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1 February 2004 Sabellaria tottoriensis n. sp. (Annelida: Polychaeta: Sabellariidae) from Shallow Water off Tottori, the Sea of Japan
Eijiroh Nishi, Tetsuya Kato, Isao Hayashi
Author Affiliations +

A new species of the genus Sabellaria Lamarck, 1812 (Annelida: Polychaeta: Sabellariidae), is described from shallow water off Tottori, the Sea of Japan. Sabellaria tottoriensis n. sp., is gregarious with tubes constructed of sand and shell debris. The new species is distinguished by the character combination of 1 or 2 pairs of nuchal spines, two forms (long and short) of opercular paleae in the middle row, with the slender blades of long ones recurved outward. Detailed morphological features of the species are described and compared with other Japanese and worldwide congeners.


Species of the genus Sabellaria (Annelida: Polychaeta: Sabellariidae) are distributed worldwide from shallow waters to great depths. Some Sabellaria species are known as reef-builders making them the subject of ecological and paleontological interest as well as of systematic and biogeo-graphical importance (e.g., Caline et al., 1992; Pandolfi et al., 1998; Wood, 1999).

Kirtley's (1994) monograph deals with the systematics of the family Sabellariidae, referring to all valid species and available names at that time, comprising 33 presently known species of Sabellaria. From Japanese waters, 2 species of the genus have been reported: Sabellaria ishikawai Okuda, 1938 and S. cf. chandraae de Silva, 1961 (Nishi and Kato, 2002). We here describe a new species of the genus Sabellaria, as the third species of the genus from Japan.

This species abruptly appeared in 2001 as an explosive population together with a serpulid polychaete, Hydroides ezoensis Okuda, 1934, both densely attaching on the shell of living turbo Turbo torquatus Gmelin, 1791 (Fig. 1).

Fig. 1

Tubes of Sabellaria tottoriensis n. sp. attached to shell of Turbo torquatus, together with the white calcareous tubes of Hydroides ezoensis. Opening of the tubes of S. tottoriensis indicated by arrows in B. Scales 1 mm.



The worms were collected off the Tottori Prefectural Fisheries Research Center, Ishiwaki, Tomari, Tohaku, Tottori Prefecture, at 2–6 m depth.

Worms and tubes were fixed in 10% seawater formalin together with the Turbo shell, on which the tubes of the worms were tightly attached. Some tubes were broken and about 25 worms removed. Another 10 or more specimens were preserved inside their tubes in order to conserve tube morphology. All specimens were preserved in 70% Ethanol.

The external morphology of the specimens was examined using a stereomicroscope. For detailed observation of the fine structure, chaetae and paleae were dissected, mounted on glass slides, and examined using a phase-contrast microscope.

The specimens were compared to the following specimens of Japanese Sabellaria, deposited in the Coastal Branch of Natural History Museum and Institute, Chiba (CMNH):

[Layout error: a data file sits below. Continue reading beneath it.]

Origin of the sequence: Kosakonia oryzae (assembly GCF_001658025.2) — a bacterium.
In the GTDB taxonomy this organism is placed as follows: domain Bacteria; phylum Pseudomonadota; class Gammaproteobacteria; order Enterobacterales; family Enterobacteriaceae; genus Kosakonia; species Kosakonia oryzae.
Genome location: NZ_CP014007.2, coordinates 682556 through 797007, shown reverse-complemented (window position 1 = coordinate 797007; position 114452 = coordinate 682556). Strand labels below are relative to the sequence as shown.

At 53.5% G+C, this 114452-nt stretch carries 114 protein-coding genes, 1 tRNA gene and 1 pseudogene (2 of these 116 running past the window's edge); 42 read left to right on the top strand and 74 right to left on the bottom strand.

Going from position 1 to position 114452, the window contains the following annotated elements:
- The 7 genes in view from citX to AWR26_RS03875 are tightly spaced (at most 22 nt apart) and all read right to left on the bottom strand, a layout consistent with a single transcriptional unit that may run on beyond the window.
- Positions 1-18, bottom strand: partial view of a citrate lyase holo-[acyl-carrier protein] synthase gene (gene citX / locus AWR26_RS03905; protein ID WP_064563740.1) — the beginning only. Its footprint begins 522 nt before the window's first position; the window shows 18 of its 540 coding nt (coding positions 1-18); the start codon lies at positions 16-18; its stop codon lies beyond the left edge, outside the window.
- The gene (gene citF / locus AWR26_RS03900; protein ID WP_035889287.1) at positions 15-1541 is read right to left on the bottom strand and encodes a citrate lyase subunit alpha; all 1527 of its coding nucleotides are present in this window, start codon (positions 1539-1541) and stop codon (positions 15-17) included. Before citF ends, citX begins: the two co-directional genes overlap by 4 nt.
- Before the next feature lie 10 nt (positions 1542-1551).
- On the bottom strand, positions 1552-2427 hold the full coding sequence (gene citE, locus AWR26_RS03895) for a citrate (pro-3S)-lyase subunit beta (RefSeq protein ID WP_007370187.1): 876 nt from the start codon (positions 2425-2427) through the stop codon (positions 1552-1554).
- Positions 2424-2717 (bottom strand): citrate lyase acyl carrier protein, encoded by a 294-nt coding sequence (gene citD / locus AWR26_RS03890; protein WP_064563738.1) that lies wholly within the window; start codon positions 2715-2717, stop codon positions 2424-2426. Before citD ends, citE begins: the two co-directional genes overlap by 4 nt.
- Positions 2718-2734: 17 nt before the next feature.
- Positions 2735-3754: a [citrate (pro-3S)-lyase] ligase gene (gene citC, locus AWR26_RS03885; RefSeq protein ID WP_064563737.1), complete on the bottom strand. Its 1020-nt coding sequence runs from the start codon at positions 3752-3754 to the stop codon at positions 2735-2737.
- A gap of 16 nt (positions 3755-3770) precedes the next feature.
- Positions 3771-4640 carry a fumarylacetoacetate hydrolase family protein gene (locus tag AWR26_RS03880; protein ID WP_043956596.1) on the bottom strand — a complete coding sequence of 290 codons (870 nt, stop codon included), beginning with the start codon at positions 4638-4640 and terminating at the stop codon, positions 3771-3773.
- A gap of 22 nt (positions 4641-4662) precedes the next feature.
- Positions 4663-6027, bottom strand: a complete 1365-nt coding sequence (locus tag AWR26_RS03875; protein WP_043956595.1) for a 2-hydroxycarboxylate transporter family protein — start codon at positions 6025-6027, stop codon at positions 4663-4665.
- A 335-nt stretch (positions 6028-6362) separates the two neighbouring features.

Sabellaria ishikawai Okuda, 1938. CMNH-ZW00904, 00905, 00997; Shimoda, Shizuoka Prefecture, 40m deep, 20 October, 1999, by dredge, coll. by R. Ueshima.

Sabellaria cf. chandraae de Silva, 1961. CMNH-ZW01201; Ubara-Island, Katsuura, Chiba Prefecture, 10–15 m deep, 14 August, 1997, coll. by CMNH.

The following abbreviations are used in the text:


Australian Museum, Sydney, Australia


Natural History Museum and Institute, Chiba, Japan


Coastal Branch of the Natural History Museum and Institute, Chiba, Japan


Natural History Museum of Los Angeles County, Allan Hancock Foundation Polychaete Collection, U.S.A.


Muséum national d'Histoire naturelle, Paris, France


Museo Nacional de Ciencias Naturales, Madrid, Spain


The Natural History Museum, London, U. K.


Museum & Art Gallery of the Northern Territory, Australia


Royal British Columbia Museum, Canada


South Australian Museum, Sydney, Australia SMBL Seto Marine Biological Laboratory, Kyoto University, Wakayama, Japan


Senckenberg Museum, Frankfurt, Germany


Shimoda Marine Research Center, Tsukuba University, Shimoda, Shizuoka, Japan


The Smithsonian Institution, National Museum of Natural History, Washington D. C., U. S. A.


Zoological Institute, Hokkaido University, Hokkaido, Japan


Zoological Museum of Hamburg, Germany



Family Sabellariidae Johnston, 1865

Genus Sabellaria Lamarck, 1812

Sabellaria tottoriensis n. sp.

Figs 13

Material examined.

HOLOTYPE'CMNH-ZW01515, on shell of living Turbo torquatus, with tube constructed of sand and shell debris, collected off Tottori Prefectural Fisheries Research Center, Ishiwaki, Tomari, Tohaku, Tottori Prefecture, Japan, 2–6 m, 20 March 2002, by SCUBA-diving, coll. N. Matsuda. PARATYPES, 25 specimens (AM W29058; CBM-ZW-946; CMNH-ZW01507-01514; LACM-AHF POLY 2127; MNCN 16.01/9952; MNHN POLY TYPE 1436; NTM W18657; NHM 2003.815-816; RBCM 003-00142-001; SAM E3346, E3347; SMBL Type No. 415; SMF 12898∼12902; SMRC-POL-002; USNM 1017840; ZIHU -3065; ZMH P-24533), collection data same as for holotype.


Holotype immature specimen, lacking distal end of cauda, 6.0 mm long, 0.9 mm wide at widest part of opercular crown, 1.0 mm wide at parathoracic chaetigers. Paratypes 5.0–13.0 mm long, 0.8–1.2 mm wide at parathoracic chaetigers. Anterior end of opercular stalk completely divided into 2 bilaterally symmetrical lobes. Lobes narrowing anteriorly, sloping posteriorly toward dorsal midline (Fig. 2A, C). Opercular paleae in three concentric rows. Paleae bright yellow, with light pink or colorless bases (embedded in tissue). Outer row with 20-25 flattened, rectangular paleae on each side (Fig. 3B, G).